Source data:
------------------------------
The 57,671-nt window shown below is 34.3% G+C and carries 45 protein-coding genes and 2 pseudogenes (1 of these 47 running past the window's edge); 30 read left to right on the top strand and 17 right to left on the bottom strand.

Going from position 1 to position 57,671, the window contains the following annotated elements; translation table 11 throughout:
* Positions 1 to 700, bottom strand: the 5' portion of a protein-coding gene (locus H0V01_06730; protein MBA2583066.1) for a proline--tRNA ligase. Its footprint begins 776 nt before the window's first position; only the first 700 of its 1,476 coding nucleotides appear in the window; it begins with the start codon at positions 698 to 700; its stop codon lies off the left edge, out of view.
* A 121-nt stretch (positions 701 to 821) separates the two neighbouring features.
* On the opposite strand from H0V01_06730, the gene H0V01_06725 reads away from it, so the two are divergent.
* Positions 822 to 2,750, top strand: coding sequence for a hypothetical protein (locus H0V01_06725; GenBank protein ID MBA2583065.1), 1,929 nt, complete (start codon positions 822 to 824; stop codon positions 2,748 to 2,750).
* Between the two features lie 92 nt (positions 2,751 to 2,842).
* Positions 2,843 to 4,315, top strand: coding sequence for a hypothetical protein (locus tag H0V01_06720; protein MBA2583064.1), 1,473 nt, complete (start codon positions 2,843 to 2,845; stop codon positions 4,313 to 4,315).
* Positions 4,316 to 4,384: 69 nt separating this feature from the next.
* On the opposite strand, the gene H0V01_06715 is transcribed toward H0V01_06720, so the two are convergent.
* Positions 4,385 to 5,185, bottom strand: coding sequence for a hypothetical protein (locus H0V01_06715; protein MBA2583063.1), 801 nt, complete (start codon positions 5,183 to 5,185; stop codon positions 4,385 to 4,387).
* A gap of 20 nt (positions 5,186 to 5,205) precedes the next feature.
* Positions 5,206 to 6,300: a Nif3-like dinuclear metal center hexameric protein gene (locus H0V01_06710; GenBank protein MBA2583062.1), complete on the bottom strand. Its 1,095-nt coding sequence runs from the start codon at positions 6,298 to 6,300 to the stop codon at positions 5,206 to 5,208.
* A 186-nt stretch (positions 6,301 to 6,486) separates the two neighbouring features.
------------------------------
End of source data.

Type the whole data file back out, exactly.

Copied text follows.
The 57,671-nt window shown below is 34.3% G+C and carries 45 protein-coding genes and 2 pseudogenes (1 of these 47 running past the window's edge); 30 read left to right on the top strand and 17 right to left on the bottom strand.

Going from position 1 to position 57,671, the window contains the following annotated elements; translation table 11 throughout:
* Positions 1 to 700, bottom strand: the 5' portion of a protein-coding gene (locus H0V01_06730; protein MBA2583066.1) for a proline--tRNA ligase. Its footprint begins 776 nt before the window's first position; only the first 700 of its 1,476 coding nucleotides appear in the window; it begins with the start codon at positions 698 to 700; its stop codon lies off the left edge, out of view.
* A 121-nt stretch (positions 701 to 821) separates the two neighbouring features.
* On the opposite strand from H0V01_06730, the gene H0V01_06725 reads away from it, so the two are divergent.
* Positions 822 to 2,750, top strand: coding sequence for a hypothetical protein (locus H0V01_06725; GenBank protein ID MBA2583065.1), 1,929 nt, complete (start codon positions 822 to 824; stop codon positions 2,748 to 2,750).
* Between the two features lie 92 nt (positions 2,751 to 2,842).
* Positions 2,843 to 4,315, top strand: coding sequence for a hypothetical protein (locus tag H0V01_06720; protein MBA2583064.1), 1,473 nt, complete (start codon positions 2,843 to 2,845; stop codon positions 4,313 to 4,315).
* Positions 4,316 to 4,384: 69 nt separating this feature from the next.
* On the opposite strand, the gene H0V01_06715 is transcribed toward H0V01_06720, so the two are convergent.
* Positions 4,385 to 5,185, bottom strand: coding sequence for a hypothetical protein (locus H0V01_06715; protein MBA2583063.1), 801 nt, complete (start codon positions 5,183 to 5,185; stop codon positions 4,385 to 4,387).
* A gap of 20 nt (positions 5,186 to 5,205) precedes the next feature.
* Positions 5,206 to 6,300: a Nif3-like dinuclear metal center hexameric protein gene (locus H0V01_06710; GenBank protein MBA2583062.1), complete on the bottom strand. Its 1,095-nt coding sequence runs from the start codon at positions 6,298 to 6,300 to the stop codon at positions 5,206 to 5,208.
* A 186-nt stretch (positions 6,301 to 6,486) separates the two neighbouring features.